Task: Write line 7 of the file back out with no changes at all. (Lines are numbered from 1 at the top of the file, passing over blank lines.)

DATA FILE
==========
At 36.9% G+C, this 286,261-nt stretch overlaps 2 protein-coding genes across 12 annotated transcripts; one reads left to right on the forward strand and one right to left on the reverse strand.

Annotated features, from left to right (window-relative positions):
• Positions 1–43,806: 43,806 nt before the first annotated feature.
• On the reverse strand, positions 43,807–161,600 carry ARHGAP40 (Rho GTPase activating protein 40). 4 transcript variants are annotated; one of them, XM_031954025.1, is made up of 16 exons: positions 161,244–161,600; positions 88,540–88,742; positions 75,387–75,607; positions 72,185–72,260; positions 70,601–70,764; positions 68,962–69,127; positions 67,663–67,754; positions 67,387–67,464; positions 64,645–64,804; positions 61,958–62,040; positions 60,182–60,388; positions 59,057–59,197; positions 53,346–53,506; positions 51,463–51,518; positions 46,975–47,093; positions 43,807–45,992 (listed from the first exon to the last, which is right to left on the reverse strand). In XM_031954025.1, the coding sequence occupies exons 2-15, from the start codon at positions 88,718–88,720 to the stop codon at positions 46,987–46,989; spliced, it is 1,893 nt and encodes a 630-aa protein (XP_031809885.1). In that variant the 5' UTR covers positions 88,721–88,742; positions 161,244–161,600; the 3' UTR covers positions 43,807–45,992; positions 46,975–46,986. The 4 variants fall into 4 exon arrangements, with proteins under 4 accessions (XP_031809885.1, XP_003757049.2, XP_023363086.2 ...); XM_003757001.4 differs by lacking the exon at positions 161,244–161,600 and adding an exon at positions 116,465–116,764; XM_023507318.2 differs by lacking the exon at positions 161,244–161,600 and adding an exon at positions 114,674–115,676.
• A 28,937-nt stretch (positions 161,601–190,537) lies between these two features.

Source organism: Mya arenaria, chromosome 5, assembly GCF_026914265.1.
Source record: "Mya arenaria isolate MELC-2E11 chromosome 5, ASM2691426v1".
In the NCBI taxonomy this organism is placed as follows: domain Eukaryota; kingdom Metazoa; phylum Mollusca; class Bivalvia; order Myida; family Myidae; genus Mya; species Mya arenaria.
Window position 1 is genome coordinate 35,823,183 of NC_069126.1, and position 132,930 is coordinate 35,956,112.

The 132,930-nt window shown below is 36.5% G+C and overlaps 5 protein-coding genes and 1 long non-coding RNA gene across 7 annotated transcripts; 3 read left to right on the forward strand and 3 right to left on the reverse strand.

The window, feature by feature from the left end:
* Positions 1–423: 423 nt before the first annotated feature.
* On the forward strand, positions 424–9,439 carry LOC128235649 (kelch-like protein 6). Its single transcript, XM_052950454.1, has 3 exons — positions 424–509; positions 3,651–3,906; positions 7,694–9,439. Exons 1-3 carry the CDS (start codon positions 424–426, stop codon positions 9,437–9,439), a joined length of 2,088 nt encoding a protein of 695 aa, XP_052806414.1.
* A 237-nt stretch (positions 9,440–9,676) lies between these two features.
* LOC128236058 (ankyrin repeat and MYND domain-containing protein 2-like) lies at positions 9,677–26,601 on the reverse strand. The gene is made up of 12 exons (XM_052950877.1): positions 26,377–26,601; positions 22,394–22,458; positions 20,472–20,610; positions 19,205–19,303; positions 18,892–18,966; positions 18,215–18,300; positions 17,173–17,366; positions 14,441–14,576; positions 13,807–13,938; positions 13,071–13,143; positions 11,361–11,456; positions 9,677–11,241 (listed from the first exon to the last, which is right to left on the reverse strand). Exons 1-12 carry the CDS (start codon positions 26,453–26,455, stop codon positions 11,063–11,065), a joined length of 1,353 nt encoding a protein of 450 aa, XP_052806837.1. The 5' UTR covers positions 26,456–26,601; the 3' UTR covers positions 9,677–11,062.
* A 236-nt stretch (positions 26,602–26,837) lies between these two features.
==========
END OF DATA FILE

Source record: "Mya arenaria isolate MELC-2E11 chromosome 5, ASM2691426v1".